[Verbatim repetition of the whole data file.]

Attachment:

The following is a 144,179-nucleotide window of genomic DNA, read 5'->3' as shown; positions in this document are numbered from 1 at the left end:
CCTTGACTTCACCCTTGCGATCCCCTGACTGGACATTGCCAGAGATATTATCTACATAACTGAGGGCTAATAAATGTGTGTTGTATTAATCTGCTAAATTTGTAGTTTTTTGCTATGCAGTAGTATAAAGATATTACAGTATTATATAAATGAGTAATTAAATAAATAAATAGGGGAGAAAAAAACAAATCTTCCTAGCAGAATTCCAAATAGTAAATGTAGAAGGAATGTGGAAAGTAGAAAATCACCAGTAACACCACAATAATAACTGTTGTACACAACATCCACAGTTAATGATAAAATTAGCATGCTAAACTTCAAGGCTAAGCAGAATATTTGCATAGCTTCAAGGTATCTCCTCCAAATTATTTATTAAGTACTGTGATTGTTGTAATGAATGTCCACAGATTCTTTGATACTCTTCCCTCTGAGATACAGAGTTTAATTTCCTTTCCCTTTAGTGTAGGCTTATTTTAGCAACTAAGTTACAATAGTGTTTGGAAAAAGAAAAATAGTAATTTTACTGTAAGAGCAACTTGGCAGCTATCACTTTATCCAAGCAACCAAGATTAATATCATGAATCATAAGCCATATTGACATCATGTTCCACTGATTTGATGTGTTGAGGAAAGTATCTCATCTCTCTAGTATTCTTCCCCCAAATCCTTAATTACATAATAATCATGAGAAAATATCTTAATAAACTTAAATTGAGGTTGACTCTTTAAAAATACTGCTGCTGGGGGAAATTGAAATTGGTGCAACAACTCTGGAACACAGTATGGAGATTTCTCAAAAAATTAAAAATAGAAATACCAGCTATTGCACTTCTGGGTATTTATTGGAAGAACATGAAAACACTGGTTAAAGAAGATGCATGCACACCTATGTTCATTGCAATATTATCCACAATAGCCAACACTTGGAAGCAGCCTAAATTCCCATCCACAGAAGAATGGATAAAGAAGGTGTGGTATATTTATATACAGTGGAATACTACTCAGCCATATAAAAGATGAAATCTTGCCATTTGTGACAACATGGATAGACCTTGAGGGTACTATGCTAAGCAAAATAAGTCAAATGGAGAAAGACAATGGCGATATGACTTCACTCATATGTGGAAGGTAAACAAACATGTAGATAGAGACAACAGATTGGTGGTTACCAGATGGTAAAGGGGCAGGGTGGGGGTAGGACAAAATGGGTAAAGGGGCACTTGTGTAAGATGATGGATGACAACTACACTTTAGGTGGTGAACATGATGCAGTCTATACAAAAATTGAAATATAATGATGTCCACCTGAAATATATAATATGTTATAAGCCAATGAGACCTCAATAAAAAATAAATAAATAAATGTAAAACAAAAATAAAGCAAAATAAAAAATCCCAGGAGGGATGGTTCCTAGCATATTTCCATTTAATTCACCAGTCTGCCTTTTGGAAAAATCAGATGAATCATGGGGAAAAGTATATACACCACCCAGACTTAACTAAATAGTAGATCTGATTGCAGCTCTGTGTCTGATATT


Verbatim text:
The following is a 144,179-nucleotide window of genomic DNA, read 5'->3' as shown; positions in this document are numbered from 1 at the left end:
CCTTGACTTCACCCTTGCGATCCCCTGACTGGACATTGCCAGAGATATTATCTACATAACTGAGGGCTAATAAATGTGTGTTGTATTAATCTGCTAAATTTGTAGTTTTTTGCTATGCAGTAGTATAAAGATATTACAGTATTATATAAATGAGTAATTAAATAAATAAATAGGGGAGAAAAAAACAAATCTTCCTAGCAGAATTCCAAATAGTAAATGTAGAAGGAATGTGGAAAGTAGAAAATCACCAGTAACACCACAATAATAACTGTTGTACACAACATCCACAGTTAATGATAAAATTAGCATGCTAAACTTCAAGGCTAAGCAGAATATTTGCATAGCTTCAAGGTATCTCCTCCAAATTATTTATTAAGTACTGTGATTGTTGTAATGAATGTCCACAGATTCTTTGATACTCTTCCCTCTGAGATACAGAGTTTAATTTCCTTTCCCTTTAGTGTAGGCTTATTTTAGCAACTAAGTTACAATAGTGTTTGGAAAAAGAAAAATAGTAATTTTACTGTAAGAGCAACTTGGCAGCTATCACTTTATCCAAGCAACCAAGATTAATATCATGAATCATAAGCCATATTGACATCATGTTCCACTGATTTGATGTGTTGAGGAAAGTATCTCATCTCTCTAGTATTCTTCCCCCAAATCCTTAATTACATAATAATCATGAGAAAATATCTTAATAAACTTAAATTGAGGTTGACTCTTTAAAAATACTGCTGCTGGGGGAAATTGAAATTGGTGCAACAACTCTGGAACACAGTATGGAGATTTCTCAAAAAATTAAAAATAGAAATACCAGCTATTGCACTTCTGGGTATTTATTGGAAGAACATGAAAACACTGGTTAAAGAAGATGCATGCACACCTATGTTCATTGCAATATTATCCACAATAGCCAACACTTGGAAGCAGCCTAAATTCCCATCCACAGAAGAATGGATAAAGAAGGTGTGGTATATTTATATACAGTGGAATACTACTCAGCCATATAAAAGATGAAATCTTGCCATTTGTGACAACATGGATAGACCTTGAGGGTACTATGCTAAGCAAAATAAGTCAAATGGAGAAAGACAATGGCGATATGACTTCACTCATATGTGGAAGGTAAACAAACATGTAGATAGAGACAACAGATTGGTGGTTACCAGATGGTAAAGGGGCAGGGTGGGGGTAGGACAAAATGGGTAAAGGGGCACTTGTGTAAGATGATGGATGACAACTACACTTTAGGTGGTGAACATGATGCAGTCTATACAAAAATTGAAATATAATGATGTCCACCTGAAATATATAATATGTTATAAGCCAATGAGACCTCAATAAAAAATAAATAAATAAATGTAAAACAAAAATAAAGCAAAATAAAAAATCCCAGGAGGGATGGTTCCTAGCATATTTCCATTTAATTCACCAGTCTGCCTTTTGGAAAAATCAGATGAATCATGGGGAAAAGTATATACACCACCCAGACTTAACTAAATAGTAGATCTGATTGCAGCTCTGTGTCTGATATT